All photographs by Carl Van Vechten are used with permission of the Van Vechten Trust; the permission of the Trust is required to reprint or use Van Vechten photographs in any way. To contact the Trust email: Van Vechten Trust.
Photographic Proofs, A Graduate Student Conference
“A photograph passes for incontrovertible proof that a given thing happened. The picture may distort; but there is always a presumption that something exists, or did exist, which is like what’s in the picture.” – Susan Sontag
“But the proof of the pictures was in the reading. The photographs had to have their status as truth produced and institutionally sanctioned.” – John Tagg
The Yale University Photographic Memory Working Group, in conjunction with the Beinecke Rare Book and Manuscript Library at Yale, invites submissions for a graduate student conference entitled “Photographic Proofs.” The Conference will be held at Yale University, New Haven, Connecticut, Friday-Saturday, April 4-5, 2008. The theme of this conference should be interpreted broadly. Papers could be theoretical, historical, or critical explorations based on one photograph or a collection of photographs. They might interrogate the theme of photographic proofs from one of many different angles, including documentary, artistic, commercial, and vernacular photography. Selected sets of photographs may relate to war, science, medicine, race, class, law, business, reform, the natural and built environment, frontiers, performance, gender, sexuality, or family, among other subjects.
In order to engender an inter-disciplinary community and to further challenge and develop the vocabulary that surrounds photographic criticism, we encourage submissions from graduate students at all stages of their studies, working in any discipline. The Beinecke Library will add to this discussion by hosting a workshop for conference participants highlighting the library’s extensive photographic holdings.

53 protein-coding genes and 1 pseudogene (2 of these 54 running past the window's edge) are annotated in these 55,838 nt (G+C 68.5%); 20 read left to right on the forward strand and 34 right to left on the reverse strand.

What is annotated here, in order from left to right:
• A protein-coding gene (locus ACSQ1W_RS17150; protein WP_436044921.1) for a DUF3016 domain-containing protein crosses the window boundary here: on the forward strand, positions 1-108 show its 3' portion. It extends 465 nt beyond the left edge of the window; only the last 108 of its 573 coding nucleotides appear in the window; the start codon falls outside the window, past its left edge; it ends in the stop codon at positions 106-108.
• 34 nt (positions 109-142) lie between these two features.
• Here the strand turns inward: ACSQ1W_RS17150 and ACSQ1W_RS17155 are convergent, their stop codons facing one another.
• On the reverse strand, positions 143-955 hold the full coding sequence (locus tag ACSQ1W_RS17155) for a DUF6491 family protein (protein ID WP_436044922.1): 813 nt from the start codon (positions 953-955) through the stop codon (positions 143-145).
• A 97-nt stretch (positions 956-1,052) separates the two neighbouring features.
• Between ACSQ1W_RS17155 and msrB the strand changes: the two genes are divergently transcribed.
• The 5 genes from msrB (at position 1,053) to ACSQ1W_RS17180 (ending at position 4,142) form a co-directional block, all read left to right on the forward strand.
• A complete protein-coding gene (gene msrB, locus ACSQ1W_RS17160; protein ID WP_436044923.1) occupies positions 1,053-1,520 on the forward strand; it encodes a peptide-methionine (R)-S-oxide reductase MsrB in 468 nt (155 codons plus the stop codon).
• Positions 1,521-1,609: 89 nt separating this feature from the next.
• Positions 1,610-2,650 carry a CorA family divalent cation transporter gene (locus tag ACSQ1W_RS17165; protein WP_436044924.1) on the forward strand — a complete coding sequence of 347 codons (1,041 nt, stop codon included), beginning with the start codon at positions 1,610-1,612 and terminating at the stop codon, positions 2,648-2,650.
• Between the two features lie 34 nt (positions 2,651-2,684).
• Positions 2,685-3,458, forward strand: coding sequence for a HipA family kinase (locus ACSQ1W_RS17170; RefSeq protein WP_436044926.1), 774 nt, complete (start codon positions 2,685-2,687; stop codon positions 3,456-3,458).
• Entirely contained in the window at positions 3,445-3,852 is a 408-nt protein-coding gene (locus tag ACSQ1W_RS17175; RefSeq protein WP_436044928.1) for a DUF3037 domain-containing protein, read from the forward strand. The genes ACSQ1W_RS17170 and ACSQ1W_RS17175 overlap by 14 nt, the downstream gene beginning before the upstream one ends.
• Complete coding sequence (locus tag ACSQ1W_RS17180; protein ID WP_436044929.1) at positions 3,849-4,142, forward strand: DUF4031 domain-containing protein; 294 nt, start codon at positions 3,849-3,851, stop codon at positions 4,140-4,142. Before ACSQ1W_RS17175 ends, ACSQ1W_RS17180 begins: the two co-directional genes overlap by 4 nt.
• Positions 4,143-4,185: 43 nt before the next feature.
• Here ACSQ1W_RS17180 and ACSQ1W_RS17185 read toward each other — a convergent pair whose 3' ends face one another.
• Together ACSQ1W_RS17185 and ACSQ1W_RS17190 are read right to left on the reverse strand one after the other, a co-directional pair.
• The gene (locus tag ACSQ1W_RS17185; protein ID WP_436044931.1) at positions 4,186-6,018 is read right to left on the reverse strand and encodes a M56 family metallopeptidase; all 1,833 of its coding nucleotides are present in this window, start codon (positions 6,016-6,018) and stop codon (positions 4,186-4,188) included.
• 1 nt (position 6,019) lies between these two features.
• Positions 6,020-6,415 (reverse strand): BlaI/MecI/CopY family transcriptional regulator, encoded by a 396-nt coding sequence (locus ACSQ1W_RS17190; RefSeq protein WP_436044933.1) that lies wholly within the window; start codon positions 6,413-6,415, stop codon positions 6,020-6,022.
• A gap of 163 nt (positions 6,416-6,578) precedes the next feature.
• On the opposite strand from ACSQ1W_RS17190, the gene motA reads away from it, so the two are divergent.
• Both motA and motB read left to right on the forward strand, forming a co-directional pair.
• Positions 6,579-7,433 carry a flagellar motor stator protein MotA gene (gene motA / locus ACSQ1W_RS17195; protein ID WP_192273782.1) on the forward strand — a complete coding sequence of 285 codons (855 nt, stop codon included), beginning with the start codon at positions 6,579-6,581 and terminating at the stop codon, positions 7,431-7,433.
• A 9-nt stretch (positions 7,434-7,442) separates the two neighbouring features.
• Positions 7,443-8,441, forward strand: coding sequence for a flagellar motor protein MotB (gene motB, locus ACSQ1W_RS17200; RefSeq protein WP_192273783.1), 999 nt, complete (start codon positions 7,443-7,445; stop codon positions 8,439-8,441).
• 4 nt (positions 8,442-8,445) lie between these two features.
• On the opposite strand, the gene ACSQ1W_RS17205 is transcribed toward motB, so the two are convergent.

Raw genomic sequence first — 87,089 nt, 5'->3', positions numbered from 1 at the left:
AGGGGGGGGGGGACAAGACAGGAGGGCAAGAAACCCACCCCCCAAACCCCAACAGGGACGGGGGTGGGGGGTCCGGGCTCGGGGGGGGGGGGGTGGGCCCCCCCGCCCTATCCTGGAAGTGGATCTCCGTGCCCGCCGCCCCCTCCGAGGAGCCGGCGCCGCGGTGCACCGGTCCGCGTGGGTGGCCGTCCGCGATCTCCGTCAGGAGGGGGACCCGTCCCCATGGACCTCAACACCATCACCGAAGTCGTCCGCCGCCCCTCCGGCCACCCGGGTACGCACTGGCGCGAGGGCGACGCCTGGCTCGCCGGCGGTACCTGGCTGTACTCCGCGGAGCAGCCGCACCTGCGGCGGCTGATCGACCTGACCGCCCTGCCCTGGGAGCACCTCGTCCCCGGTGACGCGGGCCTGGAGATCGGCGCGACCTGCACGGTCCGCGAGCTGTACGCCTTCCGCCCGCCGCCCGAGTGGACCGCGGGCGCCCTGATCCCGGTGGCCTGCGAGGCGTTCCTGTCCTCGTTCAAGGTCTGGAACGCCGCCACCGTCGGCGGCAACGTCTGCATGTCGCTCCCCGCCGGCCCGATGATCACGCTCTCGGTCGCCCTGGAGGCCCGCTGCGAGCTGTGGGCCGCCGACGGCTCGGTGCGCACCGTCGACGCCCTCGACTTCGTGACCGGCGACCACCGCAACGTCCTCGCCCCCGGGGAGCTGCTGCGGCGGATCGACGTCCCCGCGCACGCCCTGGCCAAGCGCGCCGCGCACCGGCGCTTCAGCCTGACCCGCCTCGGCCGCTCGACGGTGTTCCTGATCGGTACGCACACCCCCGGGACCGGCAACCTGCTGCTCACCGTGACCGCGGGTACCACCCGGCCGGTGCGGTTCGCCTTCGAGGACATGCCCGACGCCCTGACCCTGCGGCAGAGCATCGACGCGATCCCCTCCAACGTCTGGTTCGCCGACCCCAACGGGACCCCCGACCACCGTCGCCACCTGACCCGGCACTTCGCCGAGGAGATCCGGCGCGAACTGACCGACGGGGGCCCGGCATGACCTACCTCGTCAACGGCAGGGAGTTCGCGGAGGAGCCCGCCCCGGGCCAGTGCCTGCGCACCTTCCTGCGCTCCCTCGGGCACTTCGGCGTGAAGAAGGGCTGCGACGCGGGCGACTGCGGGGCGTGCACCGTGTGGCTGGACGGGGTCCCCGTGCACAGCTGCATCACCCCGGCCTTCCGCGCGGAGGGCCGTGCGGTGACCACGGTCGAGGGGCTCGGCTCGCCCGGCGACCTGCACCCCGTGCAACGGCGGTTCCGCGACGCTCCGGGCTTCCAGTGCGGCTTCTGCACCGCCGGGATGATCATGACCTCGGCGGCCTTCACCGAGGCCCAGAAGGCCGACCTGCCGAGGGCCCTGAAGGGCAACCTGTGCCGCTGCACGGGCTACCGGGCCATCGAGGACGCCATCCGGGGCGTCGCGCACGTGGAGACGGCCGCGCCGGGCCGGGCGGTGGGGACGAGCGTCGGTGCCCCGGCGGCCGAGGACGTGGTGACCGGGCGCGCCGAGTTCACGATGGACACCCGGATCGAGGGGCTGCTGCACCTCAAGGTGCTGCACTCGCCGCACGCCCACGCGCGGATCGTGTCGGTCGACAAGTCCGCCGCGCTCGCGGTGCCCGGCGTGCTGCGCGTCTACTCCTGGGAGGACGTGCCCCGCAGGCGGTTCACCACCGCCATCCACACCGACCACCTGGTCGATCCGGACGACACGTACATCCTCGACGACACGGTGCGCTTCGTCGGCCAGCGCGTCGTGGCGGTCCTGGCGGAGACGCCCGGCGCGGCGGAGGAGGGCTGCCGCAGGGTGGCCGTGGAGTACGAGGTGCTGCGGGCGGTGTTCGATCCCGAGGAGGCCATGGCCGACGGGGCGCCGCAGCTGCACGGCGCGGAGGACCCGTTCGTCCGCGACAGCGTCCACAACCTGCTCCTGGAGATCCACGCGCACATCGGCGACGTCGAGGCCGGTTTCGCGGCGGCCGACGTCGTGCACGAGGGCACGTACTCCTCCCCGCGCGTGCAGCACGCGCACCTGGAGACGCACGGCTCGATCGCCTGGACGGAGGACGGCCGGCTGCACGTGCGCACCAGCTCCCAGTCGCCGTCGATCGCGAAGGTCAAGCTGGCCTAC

We are pleased to announce that Professor John Tagg will deliver the opening keynote address. John Tagg is Professor of Art History and Comparative Literature at Binghamton University. His books, which often focus on the relationship between photography and power, include The Burden of Representation: Essays of Photographies and Histories, Grounds of Dispute: Art History, Cultural Politics and the Discursive Field, and the forthcoming The Disciplinary Frame: Photographic Regimens and the Capture of Meaning.
In an effort to foster a geographically diverse community of graduate student presenters, we are pleased to be able to cover travel and accommodation expenses for students whose papers are selected.
Email CVs and abstracts to firstname.lastname@example.org by Monday, October 15. Abstracts should be under 300 words. Final papers should not exceed 20 minutes in length. We will notify selected speakers by December 15. The conference website can be found at: www.photographicproofs.com.
Co-organizers: Alice Moore and Francesca Ammon, graduate students in American Studies.
Some of the Beinecke Library’s rich photographic resources can be viewed by searching the Beinecke Digital Library. Important photograph collections in the James Weldon Johnson Memorial Collection include the James Weldon Johnson Photographs of Blacks collections (descriptions available in Orbis), the Randolph Linsley Simpson Collection, Carl Van Vechten’s Portraits, and photograph collections found in the papers of Langston Hughes and Richard Wright.